As an undergraduate student, I dreaded reading week. Reading week means assignments and tests were coming or were already here. As an instructor, reading week cannot come fast enough. Reading week allows me to catch up on emails, content creation, and marking. Students often ask me what I do during reading week. Do I actually read? Yes, I do! Here are three things I “read” during reading week.
Reading the Room
Reading week offers me the time to reassess my course and reconnect with my learners. I solicit anonymous feedback before reading week so that I have time to review the comments and make adjustments. The three questions I like to ask in the anonymous mid-course feedback are:
- What elements in the class have helped your learning the most?
- What elements in the class have hindered your learning?
- What suggestions do you have to improve the course?
The three questions invite learners to reflect on their learning experience, and I create a summary of the feedback to show how the suggestions are being put into action. I notice that students often critique their own study habits in response to “what elements in the class have hindered your learning?” One method for addressing this question’s answers is to share study strategies at the beginning of the reading week.
Ideally, reading week provides learners with time to read, study, and rest. However, if I have struggled to stay on top of my work throughout the semester, one week will not change this reality. At the beginning of the reading week, I share productivity tips, and I offer individualized updates on where the learner is in the course. When work piles up, it is not easy to know where to start. Providing an updated checklist accompanied with a note of support reminds learners that we are available to have a conversation on how best to help them successfully finish the semester. I notice that many students respond to the individualized checklist with an update on their situation. Reading the room means not only reassessing the course content but also reviewing the needs of our learners.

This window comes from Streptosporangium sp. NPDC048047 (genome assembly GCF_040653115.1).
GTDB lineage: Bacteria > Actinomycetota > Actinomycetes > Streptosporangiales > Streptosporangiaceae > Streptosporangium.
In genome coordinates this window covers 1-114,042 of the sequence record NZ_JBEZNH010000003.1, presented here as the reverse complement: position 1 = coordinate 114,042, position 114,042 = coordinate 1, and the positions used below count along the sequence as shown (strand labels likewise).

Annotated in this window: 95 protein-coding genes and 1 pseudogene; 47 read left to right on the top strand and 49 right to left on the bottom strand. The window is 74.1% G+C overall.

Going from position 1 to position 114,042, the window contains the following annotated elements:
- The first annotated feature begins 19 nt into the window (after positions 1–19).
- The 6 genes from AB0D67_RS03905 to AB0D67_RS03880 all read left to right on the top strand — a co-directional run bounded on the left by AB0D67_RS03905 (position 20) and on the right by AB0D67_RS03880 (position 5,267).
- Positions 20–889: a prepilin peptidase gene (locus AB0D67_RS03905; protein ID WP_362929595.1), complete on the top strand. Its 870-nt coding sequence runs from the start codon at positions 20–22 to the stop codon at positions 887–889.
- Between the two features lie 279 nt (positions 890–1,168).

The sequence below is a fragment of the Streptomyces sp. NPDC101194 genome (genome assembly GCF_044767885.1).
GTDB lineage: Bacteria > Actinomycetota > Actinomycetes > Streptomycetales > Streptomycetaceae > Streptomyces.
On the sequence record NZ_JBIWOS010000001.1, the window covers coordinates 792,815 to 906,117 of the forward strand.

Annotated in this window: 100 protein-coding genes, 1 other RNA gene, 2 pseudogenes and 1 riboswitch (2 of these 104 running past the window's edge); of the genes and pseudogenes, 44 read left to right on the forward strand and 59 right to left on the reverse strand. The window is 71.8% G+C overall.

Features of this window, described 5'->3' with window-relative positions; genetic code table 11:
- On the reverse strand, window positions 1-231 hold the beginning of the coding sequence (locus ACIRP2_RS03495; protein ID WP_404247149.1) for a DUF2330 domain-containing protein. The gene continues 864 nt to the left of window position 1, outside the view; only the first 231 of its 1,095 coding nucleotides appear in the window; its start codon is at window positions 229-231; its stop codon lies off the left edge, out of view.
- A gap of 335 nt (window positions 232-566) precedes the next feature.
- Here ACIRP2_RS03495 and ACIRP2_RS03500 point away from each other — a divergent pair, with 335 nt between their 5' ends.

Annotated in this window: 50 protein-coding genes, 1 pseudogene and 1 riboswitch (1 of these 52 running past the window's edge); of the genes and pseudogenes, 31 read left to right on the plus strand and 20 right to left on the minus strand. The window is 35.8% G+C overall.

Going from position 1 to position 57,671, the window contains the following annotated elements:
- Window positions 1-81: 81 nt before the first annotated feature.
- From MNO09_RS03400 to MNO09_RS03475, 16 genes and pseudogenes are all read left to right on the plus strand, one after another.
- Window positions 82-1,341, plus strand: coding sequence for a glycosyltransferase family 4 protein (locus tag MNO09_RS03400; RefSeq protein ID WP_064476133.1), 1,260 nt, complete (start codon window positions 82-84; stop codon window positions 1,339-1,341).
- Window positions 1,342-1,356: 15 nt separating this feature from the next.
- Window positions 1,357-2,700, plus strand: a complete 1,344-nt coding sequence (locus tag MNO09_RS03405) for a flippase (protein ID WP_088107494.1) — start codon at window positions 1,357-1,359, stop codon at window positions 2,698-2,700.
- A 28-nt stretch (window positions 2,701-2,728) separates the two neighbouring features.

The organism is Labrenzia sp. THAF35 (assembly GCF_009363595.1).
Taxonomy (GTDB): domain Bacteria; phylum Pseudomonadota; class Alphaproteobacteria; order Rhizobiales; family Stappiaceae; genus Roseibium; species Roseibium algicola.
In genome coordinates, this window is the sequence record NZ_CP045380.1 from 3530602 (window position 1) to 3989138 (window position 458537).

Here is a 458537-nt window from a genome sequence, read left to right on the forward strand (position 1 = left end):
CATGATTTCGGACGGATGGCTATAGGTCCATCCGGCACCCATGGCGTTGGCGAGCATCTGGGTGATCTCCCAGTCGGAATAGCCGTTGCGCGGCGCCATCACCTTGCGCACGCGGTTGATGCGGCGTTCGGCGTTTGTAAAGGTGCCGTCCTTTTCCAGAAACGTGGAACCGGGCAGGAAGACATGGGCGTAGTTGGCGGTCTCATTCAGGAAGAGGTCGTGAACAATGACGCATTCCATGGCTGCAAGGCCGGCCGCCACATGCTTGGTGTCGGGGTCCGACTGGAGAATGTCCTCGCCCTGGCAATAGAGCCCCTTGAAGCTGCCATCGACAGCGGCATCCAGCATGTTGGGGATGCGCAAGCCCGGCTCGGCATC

Reading for Fun
When was the last time you read for fun? I like to read material beyond my research and teaching context to give my mind a break. Reading for fun opens the possibilities for putting a different spin on course content. Reading movie and TV captions count! Many students told me that they learned to pronounce and spell historical names and titles from watching and reading captions. Students are also eager to point out when historical dramas and novels get the facts wrong. My favourite moments are when students connect seemingly unrelated material such as Disney’s The Little Mermaid to early modern musical nuns. These connections pop up in class discussions and enrich engagement. More importantly, reading for fun allows us to explore our interests and develop into multi-faceted and curious learners.
Reading My Mood
By the time reading week rolls around, I am tired. Reading week is a time for me to check my mental and physical health status. I cannot support my learners when I am mentally and physically exhausted. I invite my students also to conduct a similar check during reading week. How am I feeling? What can I do to alleviate some of my ongoing anxiety? What can I change to reclaim my mental and physical space? Reading week is an opportunity to catch up on work and to catch up on self-care. Take a nap, take a walk, take a moment to breathe.
The reality is that reading week can be a difficult time. Both instructors and learners are overwhelmed with current and upcoming work and responsibilities. We miss interacting with family and friends. We miss our pillows even more. As instructors, reading week is an important time for us to support our learners by checking in with them and checking in with ourselves. I hope you all have a productive and restorative reading week ahead!
Sarah. (2018). How to Put the “Read” in Reading Week. Minute School. https://www.minuteschool.com/2018/02/how-to-put-the-read-in-reading-week/